Densho Digital Archive
Twin Cities JACL Collection
Title: Ed Yoshikawa Interview
Narrator: Ed Yoshikawa
Interviewer: Steve Ozone
Location: Minneapolis, Minnesota
Date: October 12, 2009
Densho ID: denshovh-yed-01-0011

<Begin Segment 11>

SO: So your family had moved back to Sacramento?

EY: Oh, yes, and that's the one regret that I have is that my brother and I were not there to help move from Tule Lake to Topaz, from Topaz to California, Sacramento. And my dad had come down with tuberculosis so it was only my sisters that were to able to do, make this move. So that's one regret that I have for being involved in the military. But there's one thing too, my parents did not have, was not financially well off, so when I went into the service, part of my salary was sent to them and they continued on for two years, so that helped them tremendously. Anyway they were able to move back into the old accommodations, Fourth and O, the grocery store, and started the grocery store.

SO: Did someone save, how did that work? Somebody save it for them?

EY: Before evacuation, my parents wanted to buy the unit, which had the grocery store one level and the apartment building, apartments upstairs. Two stories, it's an older building, and since I was not of age, it required someone twenty-one or over before they can purchase any property. So they bought this, purchased this property under a name of an older Nisei, his last name was Osuga. And he returned to Japan, he had gone to Japan for education and the war broke out and the government took over the property. But during the war years it wasn't taken care of very well, it deteriorated to some extent. But when they came back to the same accommodation, they had to pay rent. Something that they purchased, and for many years they communicated with this fellow in Japan trying to transfer the title back. As a matter of fact, some of the Osuga family member went over there and tried to persuade him to sign and eventually he did turn the property over to my parents. But it took a lot of favors and money to do this.

So it's amazing, the grocery store is a small grocery store and we used to run around the store and when we get back there after we're adults, I said, "Oh my goodness, what a small area, how can we run around this place?" [Laughs] But it became for the Japanese community, it's one of the better-known place because there's a Buddhist church right across the street a little off the side where the community used to have Japanese movies there. And once a year they'd have Bon Odori, fall festival, where they would build a platform in the middle of the street and they would have taiko drummers and the girls would be dancing, the men too. And then here we are on the corner, so they would go there and buy pop, snow cones, popsicles and for occasions like that, or even for the movies, the Japanese movie shows, at this Buddhist kaikan, that's a gymnasium. So my parents even started what we call "chilly banana." "Chilly banana" is you put the banana on a stick, freeze it, you dip it in chocolate and we used to call it "chilly banana." That was one of the big item. And then also, my parents had enough foresight to take apples; you know, you see caramel apples quite often, that very common. Caramel apple. My parents did was put the stick on the apple and then dip it in candy, crispy candy, sugar, made out of sugar and some cinnamon flavor and whatnot, and it's coated in candy, not caramel. And we were known for that too. [Laughs] So when you bite into it it's crispy.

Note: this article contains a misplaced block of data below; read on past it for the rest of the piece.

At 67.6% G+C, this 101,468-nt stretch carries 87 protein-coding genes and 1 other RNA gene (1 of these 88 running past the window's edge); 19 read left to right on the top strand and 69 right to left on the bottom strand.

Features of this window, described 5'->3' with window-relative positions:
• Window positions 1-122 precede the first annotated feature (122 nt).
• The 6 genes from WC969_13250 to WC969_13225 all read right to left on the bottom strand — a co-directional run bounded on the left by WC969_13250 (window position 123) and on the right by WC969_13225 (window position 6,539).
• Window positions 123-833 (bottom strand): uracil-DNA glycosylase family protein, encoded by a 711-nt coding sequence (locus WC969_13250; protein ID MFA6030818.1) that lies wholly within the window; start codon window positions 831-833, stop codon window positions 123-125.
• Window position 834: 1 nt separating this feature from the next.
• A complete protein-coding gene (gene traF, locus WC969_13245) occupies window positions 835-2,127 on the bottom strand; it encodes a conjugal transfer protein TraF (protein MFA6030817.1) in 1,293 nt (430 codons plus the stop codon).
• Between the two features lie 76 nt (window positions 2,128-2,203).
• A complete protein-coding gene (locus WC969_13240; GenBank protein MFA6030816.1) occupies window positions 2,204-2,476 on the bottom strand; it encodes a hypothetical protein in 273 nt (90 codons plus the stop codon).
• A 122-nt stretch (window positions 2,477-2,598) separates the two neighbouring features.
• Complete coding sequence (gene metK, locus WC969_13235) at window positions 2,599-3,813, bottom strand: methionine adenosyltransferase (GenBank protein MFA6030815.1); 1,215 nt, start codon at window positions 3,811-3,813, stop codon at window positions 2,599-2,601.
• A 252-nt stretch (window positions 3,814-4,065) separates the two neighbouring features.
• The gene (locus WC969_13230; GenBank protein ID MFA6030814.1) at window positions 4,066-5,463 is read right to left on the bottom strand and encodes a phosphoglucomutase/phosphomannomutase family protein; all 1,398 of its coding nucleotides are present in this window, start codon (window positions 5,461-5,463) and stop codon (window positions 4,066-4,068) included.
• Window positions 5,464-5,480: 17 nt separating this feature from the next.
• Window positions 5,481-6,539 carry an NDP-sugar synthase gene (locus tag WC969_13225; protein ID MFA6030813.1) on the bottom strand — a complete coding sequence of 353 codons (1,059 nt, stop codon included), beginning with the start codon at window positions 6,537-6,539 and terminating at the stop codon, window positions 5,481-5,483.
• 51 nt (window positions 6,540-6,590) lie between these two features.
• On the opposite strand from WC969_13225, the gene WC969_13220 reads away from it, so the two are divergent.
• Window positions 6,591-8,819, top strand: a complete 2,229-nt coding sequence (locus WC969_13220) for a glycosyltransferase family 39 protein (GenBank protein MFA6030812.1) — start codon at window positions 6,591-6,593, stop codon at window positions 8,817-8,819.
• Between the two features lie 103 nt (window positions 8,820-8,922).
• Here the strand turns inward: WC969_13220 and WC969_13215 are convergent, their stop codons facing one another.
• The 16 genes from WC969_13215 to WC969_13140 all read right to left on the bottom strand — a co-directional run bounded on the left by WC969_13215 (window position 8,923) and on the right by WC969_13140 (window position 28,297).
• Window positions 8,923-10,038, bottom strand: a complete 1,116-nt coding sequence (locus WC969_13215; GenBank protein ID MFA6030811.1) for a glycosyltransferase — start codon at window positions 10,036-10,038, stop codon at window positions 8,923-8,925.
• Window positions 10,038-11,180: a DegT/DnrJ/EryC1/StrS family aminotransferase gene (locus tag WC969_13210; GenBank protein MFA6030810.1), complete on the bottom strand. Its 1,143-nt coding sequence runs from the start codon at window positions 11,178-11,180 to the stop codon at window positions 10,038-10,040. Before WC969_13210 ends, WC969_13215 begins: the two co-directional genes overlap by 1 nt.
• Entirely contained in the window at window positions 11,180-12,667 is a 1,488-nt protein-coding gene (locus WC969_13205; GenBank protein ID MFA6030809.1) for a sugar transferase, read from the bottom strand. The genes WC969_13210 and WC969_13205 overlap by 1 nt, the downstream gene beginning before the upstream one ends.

SO: Is the store still there?

EY: No. No, that area has been demolished and government buildings have been built on it. Even the church has been demolished, government buildings, apartments or whatnot. It's nothing like the old Sacramento that we grew up with.

SO: It's not a Japanese neighborhood anymore?

EY: No. No longer. But all of my sisters live in Sacramento. And my wife's one and only sister also lives in Sacramento. So we go out there every year and we drive all the way, to and from, every year. From way back in the days, the early '50s, those were the days where motels were scarce and didn't have any credit cards and we didn't have air conditioning, did not have cruise. [Laughs] But my parents really appreciated the effort we made.

<End Segment 11> - Copyright ©2009 Densho and the Twin Cities JACL. All Rights Reserved.